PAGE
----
Do You Like Mochi?

Mochi (The ones in photograph are filled with ice cream not bean paste)

Mochi (Japanese: 餠, もち)  

“Mochi (pronounced MOE-chee) is a Japanese dessert made of sweet glutinous rice flour, or mochigome. With a chewy, smooth, elastic texture, mochi dough is often tinted with green tea powder (matcha) or other food colorings and wrapped around a sweet center to form small, bite-size confections. In its traditional form, this kind of mochi is filled with sweet red bean paste.”

Blood Orange, Mango, Pistachio, Vanilla, Blueberry, Strawberry, These are the flavors I bought today.

MochiYou can see a bit of frost from the freezer on them.

Wedding China Curves

Anyone who knows me, knows I like dishes.  Different patterns for different occasions. I used to want twelve different patterns, a place setting of each, for a mix and match dinner party.

These  two photos were taken the weekend of April 8, 2016, Anna and Aric’s Austin, Texas wedding.

(You might remember Champ the ring bearer)

This week’s photo challenge from Cheri Lucas Rowlands is CURVE

My friend Joanne,  mother of the bride, was showing me the fine China she brought to the wedding.  Wrapped up carefully and boxed in the back of her car. She had moved it from Omaha to Florida.

Here is the story of the plates-  The pink and gold Lenox fine China plates were from Carolin, a dear friend and neighbor where they used to live in Omaha.  She has since passed but years ago,  Carolin was moving, she gave Joanne the plates to save for her daughter, Anna. Anna had worked for her in high school.

“Antoinette Pink pattern #M356/262, introduced in 1937 and discontinued in 1974”

 

The smaller plate is made by Rosenthal  but we don’t have the name of the pattern.  Joanne bought those at an estate sale in Nebraska.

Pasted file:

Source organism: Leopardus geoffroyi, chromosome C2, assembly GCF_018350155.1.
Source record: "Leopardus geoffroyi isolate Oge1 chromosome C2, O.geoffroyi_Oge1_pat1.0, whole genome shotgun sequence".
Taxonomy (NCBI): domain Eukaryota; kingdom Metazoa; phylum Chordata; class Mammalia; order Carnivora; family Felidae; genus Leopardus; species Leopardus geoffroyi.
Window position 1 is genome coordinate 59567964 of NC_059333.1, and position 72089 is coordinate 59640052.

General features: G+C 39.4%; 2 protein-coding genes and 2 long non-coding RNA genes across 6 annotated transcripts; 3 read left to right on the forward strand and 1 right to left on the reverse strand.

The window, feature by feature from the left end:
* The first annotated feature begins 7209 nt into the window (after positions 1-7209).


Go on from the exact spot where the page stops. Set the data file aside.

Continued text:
When I got married (42 years ago) people still selected a China pattern, service for twelve, I already had my grandmother’s silver flatware but I think people were selecting silver patterns, too. Nowadays it is mostly stainless steel flatware.

 

curved fine china platter 2

 

 

curved fine china plate

Just this week, my sister sent me an article Oh, for keepsakes! What to do with Grandma’s China by Carolyn Hax of the Washington Post about how children of today’s world don’t care to inherit Grandmother’s dishes.

My own daughter houses my grandmother’s delicate Haviland china.  I doubt she’s used them.  I love to set a table with pretty china and yes, we know that the gold can’t go into a microwave. In fact,  fine china can’t go into a microwave either but there’s something lovely about a pretty plate set on a tablecloth that makes the meal a celebration. I even like washing and handling china, thinking of the good time everyone had at a special dinner.  Clearly I am old fashioned. Clearly old.

Joanne served an ice cream dessert in a China tea cup to a young visitor. The little girl was delighted.  Joanne’s mother said I never would have thought to use it for anything except a cup of tea. Joanne said a first course of soup in a cup and saucer with a side of cheesestraws is lovely, too.